Prisoners Suspected of Smuggling Drugs Inside a Baby That Ended Up Dead

The baby boy was discovered with an incision in his abdomen which has led to speculation that he was used as a human drug mule in a prison in Puebla, Mexico.
The body of a baby boy was found in a Mexican prison with an incision in its abdomen.
The body of a baby boy was found in a Mexican prison with an incision in its abdomen. Here, a Mexican inmate in his cell. PJULIO CESAR AGUILAR/AFP via Getty Images)

MEXICO CITY—A dead infant found in a trash can inside a notorious Mexican prison has fueled allegations that the child’s body may have been used to smuggle drugs into the facility.

The body of a baby boy was discovered with an incision in its abdomen inside of the San Miguel prison in the state of Puebla, according to the state government. The suspicious circumstances of the child's death have led to speculation that the infant was used as a human drug mule, although the state government said it is still investigating the incident.

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The baby—whose identity and family remain unknown—was discovered by an inmate who was looking for plastic bottles inside of the trash can in the prison in the eponymous state capital of Puebla just over a week ago. Initial reports said the baby was three-months-old when he died, but the state government recently claimed he was only six days old.

The news largely flew under the radar for several days until the non-profit Reinserta noticed the detail in a short clip in local press and began to investigate. Reinserta works with the country’s prison population, and is focused primarily on children who are being raised behind bars with their incarcerated parents. The organization also runs programs that help young offenders reintegrate into society upon release.

Reinserta released a statement saying that they “strongly condemn” the state government for this “heinous act.”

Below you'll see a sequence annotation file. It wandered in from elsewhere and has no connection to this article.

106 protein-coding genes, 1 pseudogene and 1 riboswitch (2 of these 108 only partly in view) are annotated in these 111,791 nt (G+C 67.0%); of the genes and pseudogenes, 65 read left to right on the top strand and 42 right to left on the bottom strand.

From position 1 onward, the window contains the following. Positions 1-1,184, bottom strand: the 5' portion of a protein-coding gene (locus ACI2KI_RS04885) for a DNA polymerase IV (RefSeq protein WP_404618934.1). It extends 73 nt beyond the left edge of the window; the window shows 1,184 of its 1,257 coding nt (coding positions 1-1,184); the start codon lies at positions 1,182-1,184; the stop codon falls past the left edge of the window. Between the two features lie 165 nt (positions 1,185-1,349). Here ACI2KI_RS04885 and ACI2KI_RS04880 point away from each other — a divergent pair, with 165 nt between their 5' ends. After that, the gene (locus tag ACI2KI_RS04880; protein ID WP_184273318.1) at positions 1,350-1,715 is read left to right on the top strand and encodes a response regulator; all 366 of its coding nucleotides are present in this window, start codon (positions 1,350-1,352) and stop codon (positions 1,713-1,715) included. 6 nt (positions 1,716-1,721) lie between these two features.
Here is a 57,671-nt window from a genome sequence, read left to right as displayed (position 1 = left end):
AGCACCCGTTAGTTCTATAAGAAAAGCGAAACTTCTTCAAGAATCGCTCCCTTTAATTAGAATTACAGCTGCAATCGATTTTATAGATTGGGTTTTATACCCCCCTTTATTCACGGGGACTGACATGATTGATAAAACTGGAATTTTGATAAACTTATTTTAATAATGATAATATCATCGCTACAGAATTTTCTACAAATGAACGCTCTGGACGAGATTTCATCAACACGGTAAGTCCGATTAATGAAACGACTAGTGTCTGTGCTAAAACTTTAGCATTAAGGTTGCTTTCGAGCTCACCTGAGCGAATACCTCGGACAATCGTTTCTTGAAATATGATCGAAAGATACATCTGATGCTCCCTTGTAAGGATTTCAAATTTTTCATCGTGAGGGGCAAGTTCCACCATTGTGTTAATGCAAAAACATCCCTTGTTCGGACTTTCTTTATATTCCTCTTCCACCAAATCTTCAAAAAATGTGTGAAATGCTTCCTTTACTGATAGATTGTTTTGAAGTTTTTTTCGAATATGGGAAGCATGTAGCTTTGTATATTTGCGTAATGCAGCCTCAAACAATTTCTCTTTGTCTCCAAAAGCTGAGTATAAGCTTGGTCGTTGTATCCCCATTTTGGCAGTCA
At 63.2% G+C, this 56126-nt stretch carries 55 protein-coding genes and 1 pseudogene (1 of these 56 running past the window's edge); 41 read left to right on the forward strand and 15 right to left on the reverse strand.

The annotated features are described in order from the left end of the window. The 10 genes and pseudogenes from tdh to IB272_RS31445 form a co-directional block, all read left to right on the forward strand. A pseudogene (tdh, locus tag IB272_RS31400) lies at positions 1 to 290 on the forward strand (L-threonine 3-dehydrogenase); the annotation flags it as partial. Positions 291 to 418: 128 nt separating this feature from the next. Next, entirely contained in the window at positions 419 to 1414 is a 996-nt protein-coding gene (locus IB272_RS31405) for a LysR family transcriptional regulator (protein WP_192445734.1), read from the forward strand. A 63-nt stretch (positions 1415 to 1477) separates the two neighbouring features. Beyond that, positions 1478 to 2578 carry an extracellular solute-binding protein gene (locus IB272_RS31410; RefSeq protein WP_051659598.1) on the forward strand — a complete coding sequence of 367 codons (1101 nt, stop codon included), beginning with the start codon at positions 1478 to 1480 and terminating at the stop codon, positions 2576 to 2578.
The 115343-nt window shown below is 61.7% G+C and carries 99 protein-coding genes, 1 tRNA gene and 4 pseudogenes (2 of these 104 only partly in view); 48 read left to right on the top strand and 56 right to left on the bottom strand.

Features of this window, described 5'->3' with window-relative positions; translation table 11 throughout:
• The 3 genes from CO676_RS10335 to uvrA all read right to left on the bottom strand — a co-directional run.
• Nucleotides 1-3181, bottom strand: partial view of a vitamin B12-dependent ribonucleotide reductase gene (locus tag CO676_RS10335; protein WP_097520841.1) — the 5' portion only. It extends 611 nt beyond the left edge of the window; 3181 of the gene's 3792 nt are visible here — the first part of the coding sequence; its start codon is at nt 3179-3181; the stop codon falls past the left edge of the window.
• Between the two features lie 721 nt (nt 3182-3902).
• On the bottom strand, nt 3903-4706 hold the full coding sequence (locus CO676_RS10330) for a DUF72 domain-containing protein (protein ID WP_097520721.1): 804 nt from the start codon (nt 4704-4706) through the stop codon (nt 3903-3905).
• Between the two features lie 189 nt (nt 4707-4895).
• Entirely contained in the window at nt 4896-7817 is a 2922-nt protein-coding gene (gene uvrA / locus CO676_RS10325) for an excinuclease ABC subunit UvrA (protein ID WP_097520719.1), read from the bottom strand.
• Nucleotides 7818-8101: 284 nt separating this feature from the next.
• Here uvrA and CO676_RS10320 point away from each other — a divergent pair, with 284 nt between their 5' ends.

“The authorities are completely overwhelmed and are complicit in the acts of corruption that are happening inside the prison,” the statement read.

The group alleged that the San Miguel prison has been overtaken by the inmates who now produce drugs within its walls, regularly bring in female sex workers to service them, and even run dog fighting gambling rings on the inside. They then alleged dogs killed in those fights were thrown out in the trash, just like the deceased baby.

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Saskia Niño de Rivera, the co-founder of Reinserta, appeared on Mexican news network Milenio and called the government's response to the baby’s death “absurd.”

She suggested that the incision on the baby’s abdomen indicates that the child “could have been used to bring drugs inside the prison.

She also expressed outrage that the government doesn’t seem to know how the baby got into the prison.

“How can it be that the authorities didn’t realize that a minor entered—alive or dead—and then never came out of the prison,” she said.

Puebla Governor Miguel Barbosa finally addressed the scandal on Monday only after the death of the infant made news across Mexico. He said that the state attorney general’s office is investigating the incident.

Barbosa said: “It is a very serious matter. A lot of filth is going to appear in [this investigation] and we are going to make it public once everything has been looked into.”